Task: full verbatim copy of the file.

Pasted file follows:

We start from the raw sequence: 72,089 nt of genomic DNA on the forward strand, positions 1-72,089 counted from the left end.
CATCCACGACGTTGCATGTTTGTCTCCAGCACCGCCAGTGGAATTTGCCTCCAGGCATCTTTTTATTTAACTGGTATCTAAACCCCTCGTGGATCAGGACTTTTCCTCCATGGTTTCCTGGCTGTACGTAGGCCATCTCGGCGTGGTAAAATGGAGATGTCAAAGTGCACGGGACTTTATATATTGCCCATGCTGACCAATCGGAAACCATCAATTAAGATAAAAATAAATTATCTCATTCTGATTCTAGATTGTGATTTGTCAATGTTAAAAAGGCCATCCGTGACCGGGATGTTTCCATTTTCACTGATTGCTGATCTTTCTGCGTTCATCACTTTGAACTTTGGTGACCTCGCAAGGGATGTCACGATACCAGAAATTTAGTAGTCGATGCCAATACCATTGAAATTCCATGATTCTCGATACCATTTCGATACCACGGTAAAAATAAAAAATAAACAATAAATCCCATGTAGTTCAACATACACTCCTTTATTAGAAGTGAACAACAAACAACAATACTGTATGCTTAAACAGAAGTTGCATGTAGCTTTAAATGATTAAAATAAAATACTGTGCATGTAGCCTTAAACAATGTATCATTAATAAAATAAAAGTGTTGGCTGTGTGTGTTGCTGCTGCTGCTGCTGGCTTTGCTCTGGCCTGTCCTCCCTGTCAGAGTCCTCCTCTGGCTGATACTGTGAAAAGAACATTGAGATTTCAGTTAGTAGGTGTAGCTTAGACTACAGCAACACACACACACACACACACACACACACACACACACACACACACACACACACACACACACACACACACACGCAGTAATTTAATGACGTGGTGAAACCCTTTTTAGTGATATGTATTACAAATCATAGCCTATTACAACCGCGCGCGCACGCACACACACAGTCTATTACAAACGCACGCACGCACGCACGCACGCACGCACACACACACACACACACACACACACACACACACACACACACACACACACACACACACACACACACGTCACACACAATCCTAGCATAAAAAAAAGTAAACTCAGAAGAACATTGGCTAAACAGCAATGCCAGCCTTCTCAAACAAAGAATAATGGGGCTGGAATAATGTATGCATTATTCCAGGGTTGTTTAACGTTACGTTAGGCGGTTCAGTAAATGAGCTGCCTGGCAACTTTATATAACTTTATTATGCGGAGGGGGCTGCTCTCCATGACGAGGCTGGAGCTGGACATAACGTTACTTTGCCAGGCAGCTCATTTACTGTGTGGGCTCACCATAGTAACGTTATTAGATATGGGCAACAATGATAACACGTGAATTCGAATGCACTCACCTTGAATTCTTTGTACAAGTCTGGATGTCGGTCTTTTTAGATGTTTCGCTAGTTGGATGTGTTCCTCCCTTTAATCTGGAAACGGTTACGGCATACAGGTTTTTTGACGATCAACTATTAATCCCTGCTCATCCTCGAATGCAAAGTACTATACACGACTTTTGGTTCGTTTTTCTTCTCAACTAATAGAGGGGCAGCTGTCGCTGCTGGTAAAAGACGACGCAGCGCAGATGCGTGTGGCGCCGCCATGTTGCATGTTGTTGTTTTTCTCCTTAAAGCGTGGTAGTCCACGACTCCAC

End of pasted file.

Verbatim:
We start from the raw sequence: 72,089 nt of genomic DNA on the forward strand, positions 1-72,089 counted from the left end.
CATCCACGACGTTGCATGTTTGTCTCCAGCACCGCCAGTGGAATTTGCCTCCAGGCATCTTTTTATTTAACTGGTATCTAAACCCCTCGTGGATCAGGACTTTTCCTCCATGGTTTCCTGGCTGTACGTAGGCCATCTCGGCGTGGTAAAATGGAGATGTCAAAGTGCACGGGACTTTATATATTGCCCATGCTGACCAATCGGAAACCATCAATTAAGATAAAAATAAATTATCTCATTCTGATTCTAGATTGTGATTTGTCAATGTTAAAAAGGCCATCCGTGACCGGGATGTTTCCATTTTCACTGATTGCTGATCTTTCTGCGTTCATCACTTTGAACTTTGGTGACCTCGCAAGGGATGTCACGATACCAGAAATTTAGTAGTCGATGCCAATACCATTGAAATTCCATGATTCTCGATACCATTTCGATACCACGGTAAAAATAAAAAATAAACAATAAATCCCATGTAGTTCAACATACACTCCTTTATTAGAAGTGAACAACAAACAACAATACTGTATGCTTAAACAGAAGTTGCATGTAGCTTTAAATGATTAAAATAAAATACTGTGCATGTAGCCTTAAACAATGTATCATTAATAAAATAAAAGTGTTGGCTGTGTGTGTTGCTGCTGCTGCTGCTGGCTTTGCTCTGGCCTGTCCTCCCTGTCAGAGTCCTCCTCTGGCTGATACTGTGAAAAGAACATTGAGATTTCAGTTAGTAGGTGTAGCTTAGACTACAGCAACACACACACACACACACACACACACACACACACACACACACACACACACACACACACACACACACACACGCAGTAATTTAATGACGTGGTGAAACCCTTTTTAGTGATATGTATTACAAATCATAGCCTATTACAACCGCGCGCGCACGCACACACACAGTCTATTACAAACGCACGCACGCACGCACGCACGCACGCACACACACACACACACACACACACACACACACACACACACACACACACACACACACACACACACACGTCACACACAATCCTAGCATAAAAAAAAGTAAACTCAGAAGAACATTGGCTAAACAGCAATGCCAGCCTTCTCAAACAAAGAATAATGGGGCTGGAATAATGTATGCATTATTCCAGGGTTGTTTAACGTTACGTTAGGCGGTTCAGTAAATGAGCTGCCTGGCAACTTTATATAACTTTATTATGCGGAGGGGGCTGCTCTCCATGACGAGGCTGGAGCTGGACATAACGTTACTTTGCCAGGCAGCTCATTTACTGTGTGGGCTCACCATAGTAACGTTATTAGATATGGGCAACAATGATAACACGTGAATTCGAATGCACTCACCTTGAATTCTTTGTACAAGTCTGGATGTCGGTCTTTTTAGATGTTTCGCTAGTTGGATGTGTTCCTCCCTTTAATCTGGAAACGGTTACGGCATACAGGTTTTTTGACGATCAACTATTAATCCCTGCTCATCCTCGAATGCAAAGTACTATACACGACTTTTGGTTCGTTTTTCTTCTCAACTAATAGAGGGGCAGCTGTCGCTGCTGGTAAAAGACGACGCAGCGCAGATGCGTGTGGCGCCGCCATGTTGCATGTTGTTGTTTTTCTCCTTAAAGCGTGGTAGTCCACGACTCCAC